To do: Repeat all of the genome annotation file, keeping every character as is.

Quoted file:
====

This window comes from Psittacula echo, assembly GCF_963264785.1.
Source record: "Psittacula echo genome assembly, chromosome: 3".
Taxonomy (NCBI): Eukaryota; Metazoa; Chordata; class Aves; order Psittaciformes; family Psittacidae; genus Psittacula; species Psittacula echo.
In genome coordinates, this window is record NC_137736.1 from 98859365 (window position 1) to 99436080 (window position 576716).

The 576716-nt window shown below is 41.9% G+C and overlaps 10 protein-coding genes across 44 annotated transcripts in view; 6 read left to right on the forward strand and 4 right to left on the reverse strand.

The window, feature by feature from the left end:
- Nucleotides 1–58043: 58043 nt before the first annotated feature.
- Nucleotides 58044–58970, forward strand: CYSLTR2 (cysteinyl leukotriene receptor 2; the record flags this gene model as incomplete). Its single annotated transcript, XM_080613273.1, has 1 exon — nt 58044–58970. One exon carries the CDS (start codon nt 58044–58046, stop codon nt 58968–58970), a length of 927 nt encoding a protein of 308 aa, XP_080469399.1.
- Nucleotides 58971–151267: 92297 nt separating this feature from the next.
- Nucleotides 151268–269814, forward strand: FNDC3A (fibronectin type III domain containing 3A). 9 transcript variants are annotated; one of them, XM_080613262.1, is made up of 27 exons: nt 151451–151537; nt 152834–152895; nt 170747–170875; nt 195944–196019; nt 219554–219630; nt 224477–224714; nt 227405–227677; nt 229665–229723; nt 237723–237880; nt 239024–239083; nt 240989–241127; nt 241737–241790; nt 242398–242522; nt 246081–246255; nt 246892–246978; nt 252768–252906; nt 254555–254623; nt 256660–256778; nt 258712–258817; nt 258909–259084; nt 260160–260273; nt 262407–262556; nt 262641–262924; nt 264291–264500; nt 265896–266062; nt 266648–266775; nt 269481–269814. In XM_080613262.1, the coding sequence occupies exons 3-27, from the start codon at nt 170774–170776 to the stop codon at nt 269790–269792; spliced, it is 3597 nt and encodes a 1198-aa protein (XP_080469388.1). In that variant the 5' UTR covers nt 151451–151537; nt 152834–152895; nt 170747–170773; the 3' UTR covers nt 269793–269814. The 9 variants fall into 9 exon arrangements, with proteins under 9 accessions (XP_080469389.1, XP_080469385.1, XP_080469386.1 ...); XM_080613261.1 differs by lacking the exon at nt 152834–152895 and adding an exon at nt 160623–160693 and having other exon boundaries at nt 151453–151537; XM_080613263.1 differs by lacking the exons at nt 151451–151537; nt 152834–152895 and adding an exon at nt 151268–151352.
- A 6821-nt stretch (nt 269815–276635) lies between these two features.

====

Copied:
This window comes from Psittacula echo, assembly GCF_963264785.1.
Source record: "Psittacula echo genome assembly, chromosome: 3".
Taxonomy (NCBI): Eukaryota; Metazoa; Chordata; class Aves; order Psittaciformes; family Psittacidae; genus Psittacula; species Psittacula echo.
In genome coordinates, this window is record NC_137736.1 from 98859365 (window position 1) to 99436080 (window position 576716).

The 576716-nt window shown below is 41.9% G+C and overlaps 10 protein-coding genes across 44 annotated transcripts in view; 6 read left to right on the forward strand and 4 right to left on the reverse strand.

The window, feature by feature from the left end:
- Nucleotides 1–58043: 58043 nt before the first annotated feature.
- Nucleotides 58044–58970, forward strand: CYSLTR2 (cysteinyl leukotriene receptor 2; the record flags this gene model as incomplete). Its single annotated transcript, XM_080613273.1, has 1 exon — nt 58044–58970. One exon carries the CDS (start codon nt 58044–58046, stop codon nt 58968–58970), a length of 927 nt encoding a protein of 308 aa, XP_080469399.1.
- Nucleotides 58971–151267: 92297 nt separating this feature from the next.
- Nucleotides 151268–269814, forward strand: FNDC3A (fibronectin type III domain containing 3A). 9 transcript variants are annotated; one of them, XM_080613262.1, is made up of 27 exons: nt 151451–151537; nt 152834–152895; nt 170747–170875; nt 195944–196019; nt 219554–219630; nt 224477–224714; nt 227405–227677; nt 229665–229723; nt 237723–237880; nt 239024–239083; nt 240989–241127; nt 241737–241790; nt 242398–242522; nt 246081–246255; nt 246892–246978; nt 252768–252906; nt 254555–254623; nt 256660–256778; nt 258712–258817; nt 258909–259084; nt 260160–260273; nt 262407–262556; nt 262641–262924; nt 264291–264500; nt 265896–266062; nt 266648–266775; nt 269481–269814. In XM_080613262.1, the coding sequence occupies exons 3-27, from the start codon at nt 170774–170776 to the stop codon at nt 269790–269792; spliced, it is 3597 nt and encodes a 1198-aa protein (XP_080469388.1). In that variant the 5' UTR covers nt 151451–151537; nt 152834–152895; nt 170747–170773; the 3' UTR covers nt 269793–269814. The 9 variants fall into 9 exon arrangements, with proteins under 9 accessions (XP_080469389.1, XP_080469385.1, XP_080469386.1 ...); XM_080613261.1 differs by lacking the exon at nt 152834–152895 and adding an exon at nt 160623–160693 and having other exon boundaries at nt 151453–151537; XM_080613263.1 differs by lacking the exons at nt 151451–151537; nt 152834–152895 and adding an exon at nt 151268–151352.
- A 6821-nt stretch (nt 269815–276635) lies between these two features.